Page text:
Employment Law: The Fallon fallout

Guest Blog from Tim Gooder, Employment Solicitor at Gordons Law Firm


It is little more than two weeks on from Sir Michael Fallon’s resignation from his cabinet post as Defence Secretary following “kneegate”. Here Tim Gooder, employment solicitor at Gordons law firm, considers the facts as we know them in the context of employment law.


Sir Michael Fallon resigned from the cabinet after admitting repeatedly touching female journalist Julia Hartley-Brewer’s knee at a Conservative Party conference dinner 15 years ago. Whilst additional allegations may still be revealed and it is unclear whether there are any other reasons for the resignation, it is worth considering the present point in the context of employment law.



Let us consider whether such an allegation, if hypothetically Sir Michael and Julia were colleagues at work, would meet the Equality Act 2010 definition of “sexual harassment” and, if so, whether a successful claim could now be issued by Julia.



The law of harassment at work under the Equality Act 2010 is summarised below.


Employers have a duty not to harass employees where it relates to one or more protected characteristics (age, disability, gender reassignment, race, religion or belief, sex and sexual orientation).


• The conduct must violate the harassed person’s dignity or create an intimidating, hostile, degrading, humiliating or offensive environment.


• The conduct must be unwanted. It will be unwanted if the harassed person made it clear it was unwanted or because the risk that it would offend was obvious.


• There is a specific provision in the Equality Act that refers to harassment of a sexual nature. It is also unlawful to treat a person less favourably because they have either rejected or submitted to sexual harassment.


It is important to note that an individual “harasser” can be liable and that the employer will be vicariously liable if the act was carried out in the course of employment – unless the employer has taken all reasonable steps to prevent harassment/discrimination occurring, which can be difficult to prove. It doesn’t matter whether or not an employer knows or approves of the employee’s actions.



Let’s consider the present allegation within a hypothetical employment scenario. If, for example, Sir Michael and Julia were attending a work Christmas party in 2002 and Sir Michael repeatedly touched Julia’s knee at this event, this is how the law is likely to apply:


• The conduct is likely to have been distressing and to have created an intimidating, hostile, degrading, humiliating or offensive environment for Julia.


• The conduct is likely to be unwanted. In the media reported case, Julia did threaten to punch Sir Michael at the time if he didn’t stop touching her knee and so she made this very clear. Plus, it would be obvious to any reasonable person that such an act would offend.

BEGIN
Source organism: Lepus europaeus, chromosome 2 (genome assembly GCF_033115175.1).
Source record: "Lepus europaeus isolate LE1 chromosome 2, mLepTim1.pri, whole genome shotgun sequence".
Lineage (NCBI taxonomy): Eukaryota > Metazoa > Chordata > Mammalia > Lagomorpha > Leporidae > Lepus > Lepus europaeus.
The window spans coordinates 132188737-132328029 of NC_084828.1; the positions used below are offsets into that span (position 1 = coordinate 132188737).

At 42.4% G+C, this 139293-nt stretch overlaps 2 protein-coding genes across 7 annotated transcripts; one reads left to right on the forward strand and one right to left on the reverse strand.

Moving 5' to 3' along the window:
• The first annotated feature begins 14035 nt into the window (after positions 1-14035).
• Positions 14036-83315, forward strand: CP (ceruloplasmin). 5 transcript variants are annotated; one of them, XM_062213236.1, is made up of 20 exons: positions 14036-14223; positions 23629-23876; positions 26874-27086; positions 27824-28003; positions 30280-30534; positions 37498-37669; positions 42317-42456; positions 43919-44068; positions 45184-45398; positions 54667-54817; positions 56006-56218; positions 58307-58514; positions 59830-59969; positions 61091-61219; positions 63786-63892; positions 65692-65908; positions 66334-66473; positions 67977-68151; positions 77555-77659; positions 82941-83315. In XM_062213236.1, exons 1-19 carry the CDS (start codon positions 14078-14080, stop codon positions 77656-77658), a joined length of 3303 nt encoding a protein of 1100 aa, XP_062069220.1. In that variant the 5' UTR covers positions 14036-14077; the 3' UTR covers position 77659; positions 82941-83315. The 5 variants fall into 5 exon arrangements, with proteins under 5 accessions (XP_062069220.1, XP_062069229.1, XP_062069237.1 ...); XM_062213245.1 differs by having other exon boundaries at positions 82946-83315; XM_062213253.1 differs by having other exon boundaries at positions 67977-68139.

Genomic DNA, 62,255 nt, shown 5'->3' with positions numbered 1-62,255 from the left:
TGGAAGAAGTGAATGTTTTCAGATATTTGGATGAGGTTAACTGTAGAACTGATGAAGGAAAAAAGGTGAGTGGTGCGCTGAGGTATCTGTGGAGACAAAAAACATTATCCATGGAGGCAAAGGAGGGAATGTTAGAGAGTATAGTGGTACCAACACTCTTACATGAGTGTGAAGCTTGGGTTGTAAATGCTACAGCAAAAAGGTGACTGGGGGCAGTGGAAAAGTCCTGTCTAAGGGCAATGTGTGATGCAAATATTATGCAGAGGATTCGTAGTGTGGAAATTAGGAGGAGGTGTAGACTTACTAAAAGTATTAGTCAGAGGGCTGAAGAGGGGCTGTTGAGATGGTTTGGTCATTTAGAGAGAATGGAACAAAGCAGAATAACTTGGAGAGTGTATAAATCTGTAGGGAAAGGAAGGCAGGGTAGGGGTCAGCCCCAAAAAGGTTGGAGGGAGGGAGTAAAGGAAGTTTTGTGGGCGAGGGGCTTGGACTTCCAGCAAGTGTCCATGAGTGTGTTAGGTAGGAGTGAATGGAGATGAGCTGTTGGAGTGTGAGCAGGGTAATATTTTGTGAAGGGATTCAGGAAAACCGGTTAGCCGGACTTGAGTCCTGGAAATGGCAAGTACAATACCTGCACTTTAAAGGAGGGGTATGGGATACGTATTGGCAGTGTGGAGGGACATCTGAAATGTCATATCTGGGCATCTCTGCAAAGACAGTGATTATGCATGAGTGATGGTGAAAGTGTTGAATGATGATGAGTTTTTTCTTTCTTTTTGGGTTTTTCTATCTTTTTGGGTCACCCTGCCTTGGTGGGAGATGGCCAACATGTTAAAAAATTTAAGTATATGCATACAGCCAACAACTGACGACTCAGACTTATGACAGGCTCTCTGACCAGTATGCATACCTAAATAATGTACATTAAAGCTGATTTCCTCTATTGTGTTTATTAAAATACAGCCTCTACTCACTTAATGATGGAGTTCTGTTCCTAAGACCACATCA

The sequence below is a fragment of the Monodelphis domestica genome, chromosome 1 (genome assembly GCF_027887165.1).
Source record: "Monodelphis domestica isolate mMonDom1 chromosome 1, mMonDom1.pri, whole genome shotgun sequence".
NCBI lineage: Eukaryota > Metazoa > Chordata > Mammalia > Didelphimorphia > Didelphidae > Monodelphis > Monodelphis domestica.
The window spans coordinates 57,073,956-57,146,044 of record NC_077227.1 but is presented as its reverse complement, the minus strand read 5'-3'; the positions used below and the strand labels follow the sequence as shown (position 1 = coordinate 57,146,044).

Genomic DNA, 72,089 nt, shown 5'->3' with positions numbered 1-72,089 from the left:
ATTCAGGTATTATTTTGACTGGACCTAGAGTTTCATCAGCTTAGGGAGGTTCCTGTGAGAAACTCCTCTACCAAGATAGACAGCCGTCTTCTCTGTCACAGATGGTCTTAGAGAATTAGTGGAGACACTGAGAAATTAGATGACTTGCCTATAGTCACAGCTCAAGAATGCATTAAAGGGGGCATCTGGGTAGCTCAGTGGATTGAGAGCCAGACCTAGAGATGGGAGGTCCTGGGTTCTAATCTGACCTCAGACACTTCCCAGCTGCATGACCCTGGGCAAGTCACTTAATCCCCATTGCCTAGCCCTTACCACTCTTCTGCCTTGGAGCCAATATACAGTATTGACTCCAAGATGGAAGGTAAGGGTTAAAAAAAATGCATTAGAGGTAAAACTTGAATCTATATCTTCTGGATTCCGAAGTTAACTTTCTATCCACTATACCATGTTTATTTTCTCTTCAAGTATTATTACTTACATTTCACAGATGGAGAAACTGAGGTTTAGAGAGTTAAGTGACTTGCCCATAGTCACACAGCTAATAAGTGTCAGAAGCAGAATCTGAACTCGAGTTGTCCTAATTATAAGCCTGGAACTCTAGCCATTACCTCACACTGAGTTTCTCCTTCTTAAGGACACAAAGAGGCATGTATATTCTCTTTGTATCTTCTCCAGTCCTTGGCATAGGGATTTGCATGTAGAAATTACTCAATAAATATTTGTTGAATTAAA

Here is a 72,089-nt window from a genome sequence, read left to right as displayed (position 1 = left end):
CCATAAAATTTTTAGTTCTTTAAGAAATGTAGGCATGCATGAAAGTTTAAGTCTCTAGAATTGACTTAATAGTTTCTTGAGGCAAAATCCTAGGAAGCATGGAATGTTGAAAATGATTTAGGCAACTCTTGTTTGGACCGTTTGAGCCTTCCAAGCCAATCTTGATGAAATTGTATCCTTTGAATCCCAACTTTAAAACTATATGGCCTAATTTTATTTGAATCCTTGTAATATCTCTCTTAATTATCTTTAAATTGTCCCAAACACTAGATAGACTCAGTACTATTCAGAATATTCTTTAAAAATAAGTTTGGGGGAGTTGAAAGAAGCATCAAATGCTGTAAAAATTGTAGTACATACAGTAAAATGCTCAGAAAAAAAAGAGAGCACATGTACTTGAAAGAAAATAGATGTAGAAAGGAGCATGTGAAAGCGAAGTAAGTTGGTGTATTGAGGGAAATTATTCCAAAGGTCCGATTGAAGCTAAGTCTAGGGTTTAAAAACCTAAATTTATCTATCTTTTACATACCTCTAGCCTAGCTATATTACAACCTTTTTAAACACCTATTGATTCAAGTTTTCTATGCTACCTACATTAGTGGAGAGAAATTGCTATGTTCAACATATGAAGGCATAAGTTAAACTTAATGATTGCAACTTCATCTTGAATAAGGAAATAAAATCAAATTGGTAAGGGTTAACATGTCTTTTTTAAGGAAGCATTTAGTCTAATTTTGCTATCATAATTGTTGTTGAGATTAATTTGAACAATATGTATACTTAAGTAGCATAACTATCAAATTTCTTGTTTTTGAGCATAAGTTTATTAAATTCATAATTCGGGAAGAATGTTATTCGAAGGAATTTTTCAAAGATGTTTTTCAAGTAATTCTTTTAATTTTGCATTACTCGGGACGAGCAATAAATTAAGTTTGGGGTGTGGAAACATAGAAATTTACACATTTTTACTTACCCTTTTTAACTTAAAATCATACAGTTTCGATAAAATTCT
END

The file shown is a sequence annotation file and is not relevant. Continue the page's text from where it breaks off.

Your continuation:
• The conduct is likely to be regarded as being of a sexual nature given it involves touching / feeling and would generally be regarded as inappropriate flirting or, as Julia herself has put it in a statement she released on twitter, misjudged sexual overtures.


• The conduct occurred, in our hypothetical scenario, in the course of employment as it was at an event arranged by and for the purposes of the employer.


So, it is likely that this act will be regarded as an act of sexual harassment under the relevant employment legislation and that both Sir Michael and the hypothetical employer would be liable.


The next question, whether a successful claim could now be issued, is largely a question of timing.


The incident occurred 15 years ago. If a claim is many years after the incident it will be out of time. This is because claimants have to commence proceedings, which means they have to commence the mandatory ACAS early conciliation process, within three months of the incident complained of (or within three months of the last act if there have been a series of incidents). A claimant then has to issue an ET1 Claim Form to the Employment Tribunal within a month of the end of the ACAS early conciliation process.


This claim would therefore be considerably out of time and it would be for a Tribunal to consider whether it would be “just and equitable” to extend the deadline. The Tribunal’s discretion is very wide in this regard, but any extension is really the exception rather than the rule. A tribunal will consider a multi-faceted test before a late claim is allowed in.


It is probable that such a claim would be deemed “out of time” and no extension would be granted due to the considerable delay from the incident itself. So whilst Julia would have a claim on the face of it, in an employment context it is likely that she would be left with no remedy due to the jurisdictional time limit rules.


It is worth emphasising that this is a hypothetical scenario and it does appear that Julia herself would never contemplate issuing a claim. She has described Sir Michael’s resignation as “insane, absurd and ridiculous” and she has gone on record stating that she has “no problem” with him. We shall see whether other allegations will surface and, if so, whether this question of timing is relevant.


Whilst inappropriate behaviour cannot be condoned, the rules requiring timely complaint are there for a reason as the cogency of any evidence may well be affected by the length of the delay. If nothing else the current furore around sexually inappropriate behaviour has highlighted the distinct difference between the political arena and the legal position.



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